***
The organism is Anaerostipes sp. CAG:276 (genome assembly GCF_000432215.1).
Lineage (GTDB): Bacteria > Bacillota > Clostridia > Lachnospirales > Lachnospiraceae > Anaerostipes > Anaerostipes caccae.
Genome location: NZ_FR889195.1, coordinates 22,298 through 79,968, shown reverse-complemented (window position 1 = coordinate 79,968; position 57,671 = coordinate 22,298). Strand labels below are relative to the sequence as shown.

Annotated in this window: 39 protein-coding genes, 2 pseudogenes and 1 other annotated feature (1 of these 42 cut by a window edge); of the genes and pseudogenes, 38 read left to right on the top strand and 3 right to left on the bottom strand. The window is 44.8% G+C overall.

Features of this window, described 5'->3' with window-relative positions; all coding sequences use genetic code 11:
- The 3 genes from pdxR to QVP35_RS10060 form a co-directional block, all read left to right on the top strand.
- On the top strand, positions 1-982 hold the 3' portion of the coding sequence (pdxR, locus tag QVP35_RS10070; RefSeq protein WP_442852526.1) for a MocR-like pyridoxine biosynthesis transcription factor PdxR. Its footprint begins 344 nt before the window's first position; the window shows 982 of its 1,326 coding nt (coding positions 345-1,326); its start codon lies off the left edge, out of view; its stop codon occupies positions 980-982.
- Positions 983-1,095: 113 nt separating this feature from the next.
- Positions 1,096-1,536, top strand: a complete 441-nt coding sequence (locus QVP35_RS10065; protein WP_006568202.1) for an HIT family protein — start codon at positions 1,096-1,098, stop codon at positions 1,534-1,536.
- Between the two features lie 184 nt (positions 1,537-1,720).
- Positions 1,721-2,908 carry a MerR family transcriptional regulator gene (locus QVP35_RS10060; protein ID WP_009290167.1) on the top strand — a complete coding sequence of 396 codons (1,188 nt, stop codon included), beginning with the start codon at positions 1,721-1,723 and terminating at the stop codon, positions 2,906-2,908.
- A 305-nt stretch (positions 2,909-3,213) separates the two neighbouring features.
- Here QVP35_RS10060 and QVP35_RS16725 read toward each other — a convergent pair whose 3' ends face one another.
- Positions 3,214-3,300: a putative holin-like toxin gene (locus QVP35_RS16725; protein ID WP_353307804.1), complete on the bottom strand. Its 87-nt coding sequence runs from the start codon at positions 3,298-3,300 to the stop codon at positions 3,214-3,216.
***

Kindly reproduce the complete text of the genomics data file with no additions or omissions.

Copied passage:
The organism is Anaerostipes sp. CAG:276 (genome assembly GCF_000432215.1).
Lineage (GTDB): Bacteria > Bacillota > Clostridia > Lachnospirales > Lachnospiraceae > Anaerostipes > Anaerostipes caccae.
Genome location: NZ_FR889195.1, coordinates 22,298 through 79,968, shown reverse-complemented (window position 1 = coordinate 79,968; position 57,671 = coordinate 22,298). Strand labels below are relative to the sequence as shown.

Annotated in this window: 39 protein-coding genes, 2 pseudogenes and 1 other annotated feature (1 of these 42 cut by a window edge); of the genes and pseudogenes, 38 read left to right on the top strand and 3 right to left on the bottom strand. The window is 44.8% G+C overall.

Features of this window, described 5'->3' with window-relative positions; all coding sequences use genetic code 11:
- The 3 genes from pdxR to QVP35_RS10060 form a co-directional block, all read left to right on the top strand.
- On the top strand, positions 1-982 hold the 3' portion of the coding sequence (pdxR, locus tag QVP35_RS10070; RefSeq protein WP_442852526.1) for a MocR-like pyridoxine biosynthesis transcription factor PdxR. Its footprint begins 344 nt before the window's first position; the window shows 982 of its 1,326 coding nt (coding positions 345-1,326); its start codon lies off the left edge, out of view; its stop codon occupies positions 980-982.
- Positions 983-1,095: 113 nt separating this feature from the next.
- Positions 1,096-1,536, top strand: a complete 441-nt coding sequence (locus QVP35_RS10065; protein WP_006568202.1) for an HIT family protein — start codon at positions 1,096-1,098, stop codon at positions 1,534-1,536.
- Between the two features lie 184 nt (positions 1,537-1,720).
- Positions 1,721-2,908 carry a MerR family transcriptional regulator gene (locus QVP35_RS10060; protein ID WP_009290167.1) on the top strand — a complete coding sequence of 396 codons (1,188 nt, stop codon included), beginning with the start codon at positions 1,721-1,723 and terminating at the stop codon, positions 2,906-2,908.
- A 305-nt stretch (positions 2,909-3,213) separates the two neighbouring features.
- Here QVP35_RS10060 and QVP35_RS16725 read toward each other — a convergent pair whose 3' ends face one another.
- Positions 3,214-3,300: a putative holin-like toxin gene (locus QVP35_RS16725; protein ID WP_353307804.1), complete on the bottom strand. Its 87-nt coding sequence runs from the start codon at positions 3,298-3,300 to the stop codon at positions 3,214-3,216.